I’m at the Midwest Educational Technology Conference (METC) in St. Charles, Missouri, just across the river from St. Louis. There’ll be a bunch of my old friends here, including Steve Dembo, Rem Jackson (Wednesday Keynote), Michael Butler, Gail Lovely, and I ran into David Jakes outside the elevator as I arrived at the hotel yesterday. We talked a bit, as the Superbowl was starting, about social networks and what we were doing at NECC this year, and then I returned to my room to finish preparing for today’s workshop.

Social Networks seem to be on a lot of our minds these days. A session on the subject (moderated by Glenn Moses), at the Educon in Philadelphia last weekend was a big draw. It’s a subject that has no conclusions at this point, and I readily admit to not understanding the concept fully, at least in a way that would be helpful to anyone else. I understand my social network. I shape it, seed it, cultivate it, and glean nourishment from it. But it’s not the same as the one that Jakes has shaped or the ones that Steve Hargadon or Sheryl Nussbaum-Beach are growing.

What I would love to see is that we give up on trying to integrate social networks into our classrooms. I’m not really sure that we can invent a social network and then expect kids to embrace it as a comfortable working platform that Facebook, MySpace, and Beebo have become. I could be wrong, so I’m not suggesting that we do not try. But what I wish is that we could simply let them make it, outside of our classrooms. Let them be responsible. Let them bring into the classroom those elements that help them do our work, and continue to shape, mix, and remix their networks for their own reasons. This too may not be possible, but I think that it would get, more directly, at what we should be focused on right now, and that’s the work of learning.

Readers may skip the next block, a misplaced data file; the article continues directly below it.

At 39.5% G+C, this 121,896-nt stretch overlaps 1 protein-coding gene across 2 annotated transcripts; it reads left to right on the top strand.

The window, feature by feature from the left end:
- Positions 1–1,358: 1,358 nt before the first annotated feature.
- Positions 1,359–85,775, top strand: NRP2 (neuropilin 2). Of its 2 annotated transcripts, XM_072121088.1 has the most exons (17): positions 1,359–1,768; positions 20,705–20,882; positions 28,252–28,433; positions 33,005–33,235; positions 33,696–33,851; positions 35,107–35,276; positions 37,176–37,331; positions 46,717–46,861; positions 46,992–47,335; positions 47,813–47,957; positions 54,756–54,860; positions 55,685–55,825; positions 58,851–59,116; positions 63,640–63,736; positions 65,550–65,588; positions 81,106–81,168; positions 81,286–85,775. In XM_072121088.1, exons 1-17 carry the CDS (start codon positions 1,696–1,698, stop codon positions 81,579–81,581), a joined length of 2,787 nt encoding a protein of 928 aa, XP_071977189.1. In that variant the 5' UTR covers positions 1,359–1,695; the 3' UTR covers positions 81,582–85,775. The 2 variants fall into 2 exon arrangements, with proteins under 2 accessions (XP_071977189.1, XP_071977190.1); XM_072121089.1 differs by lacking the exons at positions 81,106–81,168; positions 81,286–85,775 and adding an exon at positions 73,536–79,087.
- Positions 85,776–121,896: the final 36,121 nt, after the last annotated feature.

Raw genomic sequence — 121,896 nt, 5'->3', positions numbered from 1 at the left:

I’ve said before that I do not visit the Science Leadership Academy to see technology. You won’t. What you see is a different kind of learning at work. The assignments are not, read this chapter, answer the questions at the end, and come in prepared to discuss the questions. The work you see there is not so much about answering questions as it is about finding positions and developing arguments that support that position.

It seems to me that learning today and most certainly in our children’s futures, is not so much about memorizing as it is about exploring, experimenting, conversing, discovering, and constructing knowledge — with some memorizing required.

OK, so lets assume that I’m wrong and we can’t leave the networking platform up to the kids and we can build one. I would hope that it’s a build your own, with components that can be attached anywhere at any time, by both teachers and students, and perhaps even outside observers. Let’s say that we start with a basic profile building element and a way to connect with others through groups or such.

What components do you think should be available for adding?